Bottled up Ďwarmí water is harmful

Scientists have warned against drinking water from a bottle if it had been left somewhere warm for a long time. A study by University of Florida says since plastic water bottles are made from polyethylene terephthalate, when heated, the material releases the chemicals antimony and bisphenol A, commonly called BPA. While the U.S. Food and Drug Administration has said BPA is not a major concern at low levels found in beverage containers, it continues to study the chemicalís impacts, and some health officials claim that the chemical can cause negative effects on childrenís health. A research team that studied chemicals released in 16 brands of bottled water kept at 158 degrees Fahrenheit for four weeks, what researchers deemed a "worst-case scenario" for human consumption. The study found that as bottles warmed over the four-week period, antimony and BPA levels increased. Of the 16 brands, only one exceeded the EPA standard for antimony and BPA. Based on the study, storage at warm temperatures would seem to not be a big problem. However, more research was needed to know if other brands were safe. Drinking that water occasionally wonít be dangerous, but doing so regularly could cause health issues, she said. And it wasnít just water containers, as more attention should be given to other packaged drinks such as milk, coffee and acidic juice. The study is published in the journal Environmental Pollution.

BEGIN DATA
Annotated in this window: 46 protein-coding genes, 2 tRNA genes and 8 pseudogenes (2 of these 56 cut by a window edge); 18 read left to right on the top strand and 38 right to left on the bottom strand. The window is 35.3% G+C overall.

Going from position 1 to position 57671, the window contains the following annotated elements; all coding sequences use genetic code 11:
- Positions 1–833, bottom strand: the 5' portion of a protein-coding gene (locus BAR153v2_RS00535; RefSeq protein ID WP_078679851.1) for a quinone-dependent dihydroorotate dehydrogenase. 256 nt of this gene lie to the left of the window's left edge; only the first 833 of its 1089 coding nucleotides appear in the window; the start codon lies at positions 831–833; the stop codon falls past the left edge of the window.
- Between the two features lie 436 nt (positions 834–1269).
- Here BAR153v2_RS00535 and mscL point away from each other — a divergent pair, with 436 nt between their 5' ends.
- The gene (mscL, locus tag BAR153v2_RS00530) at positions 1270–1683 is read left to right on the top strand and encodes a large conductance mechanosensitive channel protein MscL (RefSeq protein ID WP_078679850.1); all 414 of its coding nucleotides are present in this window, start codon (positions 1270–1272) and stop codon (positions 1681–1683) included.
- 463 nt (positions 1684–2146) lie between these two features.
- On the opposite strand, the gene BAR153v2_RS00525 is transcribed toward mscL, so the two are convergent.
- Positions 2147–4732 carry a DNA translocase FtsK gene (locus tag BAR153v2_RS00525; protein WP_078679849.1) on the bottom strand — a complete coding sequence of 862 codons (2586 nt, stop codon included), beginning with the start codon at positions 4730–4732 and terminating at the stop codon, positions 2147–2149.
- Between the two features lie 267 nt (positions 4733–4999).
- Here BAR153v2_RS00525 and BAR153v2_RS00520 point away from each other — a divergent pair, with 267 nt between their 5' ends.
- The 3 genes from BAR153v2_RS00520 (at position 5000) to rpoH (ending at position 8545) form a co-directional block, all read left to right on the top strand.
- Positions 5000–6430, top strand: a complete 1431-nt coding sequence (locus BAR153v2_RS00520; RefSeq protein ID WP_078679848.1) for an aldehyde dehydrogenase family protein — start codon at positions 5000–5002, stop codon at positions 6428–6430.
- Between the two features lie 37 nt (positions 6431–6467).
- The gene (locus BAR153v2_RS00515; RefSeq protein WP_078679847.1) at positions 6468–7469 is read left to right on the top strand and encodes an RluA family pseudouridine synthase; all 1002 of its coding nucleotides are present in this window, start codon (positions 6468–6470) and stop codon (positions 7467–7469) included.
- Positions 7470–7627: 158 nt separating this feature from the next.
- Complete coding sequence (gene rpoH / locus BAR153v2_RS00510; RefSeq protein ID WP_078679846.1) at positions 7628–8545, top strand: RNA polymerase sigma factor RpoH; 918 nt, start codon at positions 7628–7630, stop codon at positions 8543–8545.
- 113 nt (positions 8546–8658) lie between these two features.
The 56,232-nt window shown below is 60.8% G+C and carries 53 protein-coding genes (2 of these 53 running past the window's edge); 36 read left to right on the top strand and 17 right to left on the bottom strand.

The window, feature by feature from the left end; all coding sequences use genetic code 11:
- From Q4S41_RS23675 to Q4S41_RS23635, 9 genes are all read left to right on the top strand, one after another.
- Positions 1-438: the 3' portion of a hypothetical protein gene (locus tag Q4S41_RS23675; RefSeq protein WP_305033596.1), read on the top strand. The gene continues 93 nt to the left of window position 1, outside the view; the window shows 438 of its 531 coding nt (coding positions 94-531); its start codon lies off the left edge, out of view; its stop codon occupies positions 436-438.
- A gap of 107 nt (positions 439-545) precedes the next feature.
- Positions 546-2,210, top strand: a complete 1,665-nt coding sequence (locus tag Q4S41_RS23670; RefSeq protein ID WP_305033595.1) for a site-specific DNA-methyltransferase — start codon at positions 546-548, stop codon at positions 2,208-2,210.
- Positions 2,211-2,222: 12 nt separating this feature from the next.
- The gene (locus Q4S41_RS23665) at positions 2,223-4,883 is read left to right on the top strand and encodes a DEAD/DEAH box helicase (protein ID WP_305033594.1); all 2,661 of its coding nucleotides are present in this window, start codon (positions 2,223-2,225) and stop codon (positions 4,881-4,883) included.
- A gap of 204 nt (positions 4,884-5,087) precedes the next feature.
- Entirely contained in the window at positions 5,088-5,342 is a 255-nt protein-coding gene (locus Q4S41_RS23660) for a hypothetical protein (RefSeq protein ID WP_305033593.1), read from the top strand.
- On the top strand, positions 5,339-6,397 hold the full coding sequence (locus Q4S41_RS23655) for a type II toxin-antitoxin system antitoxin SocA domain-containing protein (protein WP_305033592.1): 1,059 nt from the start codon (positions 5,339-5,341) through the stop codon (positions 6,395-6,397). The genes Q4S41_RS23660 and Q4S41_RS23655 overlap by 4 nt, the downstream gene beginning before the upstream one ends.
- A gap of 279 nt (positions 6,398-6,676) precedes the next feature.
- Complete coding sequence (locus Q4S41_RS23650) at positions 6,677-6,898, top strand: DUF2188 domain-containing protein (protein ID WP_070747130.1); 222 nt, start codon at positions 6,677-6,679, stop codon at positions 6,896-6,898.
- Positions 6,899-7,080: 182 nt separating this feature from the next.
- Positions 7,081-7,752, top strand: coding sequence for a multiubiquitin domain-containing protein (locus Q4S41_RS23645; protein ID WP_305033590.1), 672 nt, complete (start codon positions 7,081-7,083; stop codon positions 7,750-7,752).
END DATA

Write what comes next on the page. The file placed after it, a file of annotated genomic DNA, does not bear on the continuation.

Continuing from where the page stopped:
Playing after school makes kids sharper

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Reduce salt intake to prevent heart disease